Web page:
Dhupi (kalo)Juniperus indica311,267654,280100.0251.9866.554,12243.
Bojho (bhojo)Acorus calamus47,42099,676100.084.030.852,48510.
PiplaPiper longum604412,704100.0520.8427.050,2275.
HarroTerminalia chebula36,40976,53194.858.821.249,16419.
Dhasingre (machhino)Gaultheria fragrantissima472,606993,414100.0403.81198.648,34072.
Chiraito (tite)Swertia chirayita34567264100.0492.195.738,3285.
BarroTerminalia bellirica32,44368,19595.250.218.137,50611.
ChiuriDiploknema butyracea567011,918100.0281.550.134,9010.
Satuwa (seto)Paris polyphylla200420100.05900.01140.224,3460.
TitepatiArtemisa spp.80,100168,369100.016.424.421,46470.
Nirmasi (nirmansi)Delphinium denudatum121254100.05675.0236.314,3860.
DalchiniCinnamomum tamala639513,442100.0100.038.613,2370.
TejpatCinnamomum tamala15,13131,805100.060.216.412,2648.
MajithoRubia manjith35027361100.0121.052.610,4500.
KauloMachilus spp.560011,771100.077.021.783875.
RitthaSapindus mukorossi14,33930,140100.028.37.578628.
Gurjo (guduchi)Tinospora spp.839617,648100.031.718.5576016.
KausoMucuna pruriens650136633.0400.0-557725.
Rudraksha (rudrakshya)Elaeocarpus angustifolius141296100.01500.0-45360.
SarpagandhaRauvolfia serpentina9652028100.0766.71068.1369933.
Seto musliChlorophytum spp.75158100.01500.0-24140.
SikakaiSenegalia rugata11702459100.080.075.117900.
ChaboPiper chaba284597100.0246.7219.4154633.
PakhanvedBergenia spp.840176692.058.523.313220.
ChutroBerberis spp.13512840100.032.013.6118614.
JiwantiDendrobium spp.3574100.01400.0-1050100.
BelAegle marmelos250525100.0120.0-6440.
Guchi chyauMorchella spp.24100.012,000.0-5140.
Rato chyauLaetiporus sulphureus20,00042,040100.01.0-4280.
NisodhOperculina turpethum4084100.0480.0-4110.
Ghodtapre (brahmi)Centella asiatica100210100.0150.0-3210.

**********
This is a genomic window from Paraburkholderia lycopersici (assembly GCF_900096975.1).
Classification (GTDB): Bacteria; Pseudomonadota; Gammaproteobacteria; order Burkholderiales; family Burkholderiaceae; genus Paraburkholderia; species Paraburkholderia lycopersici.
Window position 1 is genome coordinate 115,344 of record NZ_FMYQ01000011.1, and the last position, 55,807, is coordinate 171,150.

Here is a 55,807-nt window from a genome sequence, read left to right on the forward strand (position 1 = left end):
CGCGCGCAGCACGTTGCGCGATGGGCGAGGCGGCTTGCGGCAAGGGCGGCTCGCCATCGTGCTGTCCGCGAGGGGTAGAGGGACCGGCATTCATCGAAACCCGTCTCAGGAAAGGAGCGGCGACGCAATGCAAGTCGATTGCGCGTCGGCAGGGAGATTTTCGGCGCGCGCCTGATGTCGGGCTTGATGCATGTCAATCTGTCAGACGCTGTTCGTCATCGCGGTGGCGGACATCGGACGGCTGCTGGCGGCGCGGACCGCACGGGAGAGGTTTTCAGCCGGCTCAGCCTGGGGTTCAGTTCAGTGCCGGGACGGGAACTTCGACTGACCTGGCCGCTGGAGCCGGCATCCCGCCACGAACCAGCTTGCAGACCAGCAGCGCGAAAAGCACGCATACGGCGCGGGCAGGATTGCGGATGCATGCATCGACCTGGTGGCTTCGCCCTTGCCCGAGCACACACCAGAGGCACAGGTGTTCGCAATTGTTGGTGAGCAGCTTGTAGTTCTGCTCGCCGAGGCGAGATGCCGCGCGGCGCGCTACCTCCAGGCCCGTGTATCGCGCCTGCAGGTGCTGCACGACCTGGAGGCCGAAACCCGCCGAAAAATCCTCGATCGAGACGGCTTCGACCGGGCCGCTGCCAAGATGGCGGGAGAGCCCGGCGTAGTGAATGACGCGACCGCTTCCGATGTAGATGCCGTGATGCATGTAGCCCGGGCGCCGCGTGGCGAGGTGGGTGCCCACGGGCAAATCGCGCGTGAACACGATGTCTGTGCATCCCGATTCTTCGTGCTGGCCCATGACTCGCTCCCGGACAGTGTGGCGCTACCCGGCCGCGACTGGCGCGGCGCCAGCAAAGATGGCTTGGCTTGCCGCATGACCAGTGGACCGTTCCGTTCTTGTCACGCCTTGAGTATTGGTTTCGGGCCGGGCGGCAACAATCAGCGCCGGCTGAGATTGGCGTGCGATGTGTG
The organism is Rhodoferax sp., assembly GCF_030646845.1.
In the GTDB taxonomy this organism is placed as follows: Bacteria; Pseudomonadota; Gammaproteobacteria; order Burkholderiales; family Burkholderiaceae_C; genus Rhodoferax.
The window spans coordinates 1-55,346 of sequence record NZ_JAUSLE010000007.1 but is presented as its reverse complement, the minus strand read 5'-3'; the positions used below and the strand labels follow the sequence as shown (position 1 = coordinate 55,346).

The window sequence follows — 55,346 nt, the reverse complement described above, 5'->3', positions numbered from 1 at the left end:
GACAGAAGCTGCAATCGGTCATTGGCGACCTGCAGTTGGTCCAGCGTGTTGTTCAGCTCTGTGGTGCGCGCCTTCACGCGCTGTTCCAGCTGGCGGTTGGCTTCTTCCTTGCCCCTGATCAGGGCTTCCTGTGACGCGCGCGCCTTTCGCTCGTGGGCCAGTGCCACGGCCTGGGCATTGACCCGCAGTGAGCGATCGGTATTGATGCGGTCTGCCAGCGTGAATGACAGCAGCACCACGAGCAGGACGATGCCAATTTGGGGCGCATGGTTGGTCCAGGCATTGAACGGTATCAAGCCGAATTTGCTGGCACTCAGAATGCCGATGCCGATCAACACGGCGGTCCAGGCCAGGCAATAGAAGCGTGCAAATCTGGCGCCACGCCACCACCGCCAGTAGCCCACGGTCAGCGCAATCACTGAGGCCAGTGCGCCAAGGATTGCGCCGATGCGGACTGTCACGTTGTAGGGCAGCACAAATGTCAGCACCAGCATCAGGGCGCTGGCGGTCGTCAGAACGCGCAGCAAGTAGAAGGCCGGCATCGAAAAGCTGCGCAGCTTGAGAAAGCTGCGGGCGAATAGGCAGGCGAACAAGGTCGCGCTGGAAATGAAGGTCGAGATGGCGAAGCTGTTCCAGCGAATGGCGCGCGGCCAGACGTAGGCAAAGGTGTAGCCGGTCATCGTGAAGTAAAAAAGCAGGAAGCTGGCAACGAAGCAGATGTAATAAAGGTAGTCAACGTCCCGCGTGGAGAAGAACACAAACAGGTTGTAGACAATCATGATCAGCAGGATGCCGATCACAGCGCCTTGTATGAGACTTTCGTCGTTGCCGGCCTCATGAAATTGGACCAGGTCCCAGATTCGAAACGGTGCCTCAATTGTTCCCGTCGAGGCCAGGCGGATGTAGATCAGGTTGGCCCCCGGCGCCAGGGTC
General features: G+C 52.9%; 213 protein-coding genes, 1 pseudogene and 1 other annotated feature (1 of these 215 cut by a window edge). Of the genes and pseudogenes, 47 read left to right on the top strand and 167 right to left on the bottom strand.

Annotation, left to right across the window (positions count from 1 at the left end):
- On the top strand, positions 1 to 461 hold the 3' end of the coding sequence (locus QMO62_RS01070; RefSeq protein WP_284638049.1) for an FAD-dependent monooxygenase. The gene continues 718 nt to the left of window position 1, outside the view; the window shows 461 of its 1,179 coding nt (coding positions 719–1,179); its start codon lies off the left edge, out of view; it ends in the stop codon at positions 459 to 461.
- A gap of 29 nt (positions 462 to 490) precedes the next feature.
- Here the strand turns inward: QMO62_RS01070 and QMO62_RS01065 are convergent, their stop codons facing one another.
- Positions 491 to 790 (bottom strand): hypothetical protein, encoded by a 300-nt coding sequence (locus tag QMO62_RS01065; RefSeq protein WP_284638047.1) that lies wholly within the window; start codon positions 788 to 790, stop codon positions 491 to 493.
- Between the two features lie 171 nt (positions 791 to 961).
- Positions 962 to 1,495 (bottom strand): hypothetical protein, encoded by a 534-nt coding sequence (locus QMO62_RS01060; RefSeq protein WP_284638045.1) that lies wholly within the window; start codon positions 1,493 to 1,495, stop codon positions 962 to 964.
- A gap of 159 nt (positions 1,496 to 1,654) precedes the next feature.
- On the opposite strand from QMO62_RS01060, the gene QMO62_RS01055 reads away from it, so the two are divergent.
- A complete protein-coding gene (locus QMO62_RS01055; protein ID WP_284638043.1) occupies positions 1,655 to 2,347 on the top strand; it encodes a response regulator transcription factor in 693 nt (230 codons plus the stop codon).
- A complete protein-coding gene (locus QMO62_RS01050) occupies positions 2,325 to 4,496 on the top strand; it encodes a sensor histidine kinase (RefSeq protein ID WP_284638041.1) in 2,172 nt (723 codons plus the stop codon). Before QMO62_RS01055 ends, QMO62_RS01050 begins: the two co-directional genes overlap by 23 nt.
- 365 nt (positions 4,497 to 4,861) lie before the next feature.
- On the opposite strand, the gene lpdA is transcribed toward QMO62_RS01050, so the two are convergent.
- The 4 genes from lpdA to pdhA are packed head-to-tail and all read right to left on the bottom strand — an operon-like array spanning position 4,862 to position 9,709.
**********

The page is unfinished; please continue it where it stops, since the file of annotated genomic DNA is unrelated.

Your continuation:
Padamchal rootsRheum spp.110231100.0117.046.62830.
AttisDelphinium himalayae100210100.01200.0-2570.
ArjunTerminalia arjuna4084100.0260.0-2240.
KukurdyaneSmilax spp.1532100.0550.0-1780.
TulsiOcimum tenuiflorum150315100.040.5-1740.
Aloe veraAloe vera7001471100.010.0-14995.
Jamuno (jamun beej)Syzygium cumini100210100.035.0-75100.
Bhringiraj (bhringaraj)Eclipta prostrata100210100.025.0-53100.
PanchaauleDactylorhiza hatagirea336936.036.0-26100.
VyakurDioscorea deltoidea2553100.035.0-18100.
Asuro (ashuro)Justicia adhatoda63132100.01.0-
Yarsagumba (yartsagunbu)Ophiocordyceps sinensis817100.
Tope jhar 36100.00.0-
Thulo begarAstilbe rivularis2042100.00.0-
Sikari laharaPeriploca calophylla2042100.00.0-
Kukhurekath 1532100.00.0-
Chini lahara (chini jhar)Scoparia dulcis36100.00.0-
Raw materials’ subtotals:1,748,9573,676,292 3,849,707
Timur oilZanthoxylum armatum146307100.029,000.0-90,8240.
Jatamansi oilNardostachys jatamansi3063100.046,500.0-30,2460.
Dhasingre oilGaultheria fragrantissima400841100.02000.0-17,1600.
Tejpat oilCinnamomum tamala90189100.05720.0-11,0430.
Juniper oilJuniperus indica70147100.04500.0-67570.
Sugandahkokila oilCinnamomum glaucescens100210100.03000.0-64340.